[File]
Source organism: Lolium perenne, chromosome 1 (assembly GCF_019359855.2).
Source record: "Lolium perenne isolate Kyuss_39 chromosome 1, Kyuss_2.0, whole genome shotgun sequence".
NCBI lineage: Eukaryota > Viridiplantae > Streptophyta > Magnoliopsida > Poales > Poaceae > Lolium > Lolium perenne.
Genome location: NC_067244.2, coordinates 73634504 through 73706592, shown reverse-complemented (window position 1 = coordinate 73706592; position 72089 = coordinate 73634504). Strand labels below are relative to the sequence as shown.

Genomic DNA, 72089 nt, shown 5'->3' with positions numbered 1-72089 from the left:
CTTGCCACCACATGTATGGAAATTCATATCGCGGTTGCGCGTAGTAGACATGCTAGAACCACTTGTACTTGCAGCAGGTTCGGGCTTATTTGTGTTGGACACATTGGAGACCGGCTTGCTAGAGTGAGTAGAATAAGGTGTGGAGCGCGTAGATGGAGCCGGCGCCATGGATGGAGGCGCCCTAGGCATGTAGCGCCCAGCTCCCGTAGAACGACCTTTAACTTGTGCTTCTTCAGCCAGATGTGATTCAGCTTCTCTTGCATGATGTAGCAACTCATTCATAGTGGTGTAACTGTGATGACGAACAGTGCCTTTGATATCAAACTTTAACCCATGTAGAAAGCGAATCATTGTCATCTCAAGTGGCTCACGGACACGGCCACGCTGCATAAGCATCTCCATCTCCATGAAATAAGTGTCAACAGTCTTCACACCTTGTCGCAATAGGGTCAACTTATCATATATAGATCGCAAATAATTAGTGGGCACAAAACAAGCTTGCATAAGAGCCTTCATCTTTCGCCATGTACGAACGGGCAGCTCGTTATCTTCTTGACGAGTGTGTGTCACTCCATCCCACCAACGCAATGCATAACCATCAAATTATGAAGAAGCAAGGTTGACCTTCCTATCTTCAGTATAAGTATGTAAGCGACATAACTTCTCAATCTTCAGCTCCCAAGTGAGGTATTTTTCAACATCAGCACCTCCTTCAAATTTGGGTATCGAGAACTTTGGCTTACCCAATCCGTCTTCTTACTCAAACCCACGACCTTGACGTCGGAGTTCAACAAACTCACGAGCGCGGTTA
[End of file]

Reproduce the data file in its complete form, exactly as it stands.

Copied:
Source organism: Lolium perenne, chromosome 1 (assembly GCF_019359855.2).
Source record: "Lolium perenne isolate Kyuss_39 chromosome 1, Kyuss_2.0, whole genome shotgun sequence".
NCBI lineage: Eukaryota > Viridiplantae > Streptophyta > Magnoliopsida > Poales > Poaceae > Lolium > Lolium perenne.
Genome location: NC_067244.2, coordinates 73634504 through 73706592, shown reverse-complemented (window position 1 = coordinate 73706592; position 72089 = coordinate 73634504). Strand labels below are relative to the sequence as shown.

Genomic DNA, 72089 nt, shown 5'->3' with positions numbered 1-72089 from the left:
CTTGCCACCACATGTATGGAAATTCATATCGCGGTTGCGCGTAGTAGACATGCTAGAACCACTTGTACTTGCAGCAGGTTCGGGCTTATTTGTGTTGGACACATTGGAGACCGGCTTGCTAGAGTGAGTAGAATAAGGTGTGGAGCGCGTAGATGGAGCCGGCGCCATGGATGGAGGCGCCCTAGGCATGTAGCGCCCAGCTCCCGTAGAACGACCTTTAACTTGTGCTTCTTCAGCCAGATGTGATTCAGCTTCTCTTGCATGATGTAGCAACTCATTCATAGTGGTGTAACTGTGATGACGAACAGTGCCTTTGATATCAAACTTTAACCCATGTAGAAAGCGAATCATTGTCATCTCAAGTGGCTCACGGACACGGCCACGCTGCATAAGCATCTCCATCTCCATGAAATAAGTGTCAACAGTCTTCACACCTTGTCGCAATAGGGTCAACTTATCATATATAGATCGCAAATAATTAGTGGGCACAAAACAAGCTTGCATAAGAGCCTTCATCTTTCGCCATGTACGAACGGGCAGCTCGTTATCTTCTTGACGAGTGTGTGTCACTCCATCCCACCAACGCAATGCATAACCATCAAATTATGAAGAAGCAAGGTTGACCTTCCTATCTTCAGTATAAGTATGTAAGCGACATAACTTCTCAATCTTCAGCTCCCAAGTGAGGTATTTTTCAACATCAGCACCTCCTTCAAATTTGGGTATCGAGAACTTTGGCTTACCCAATCCGTCTTCTTACTCAAACCCACGACCTTGACGTCGGAGTTCAACAAACTCACGAGCGCGGTTA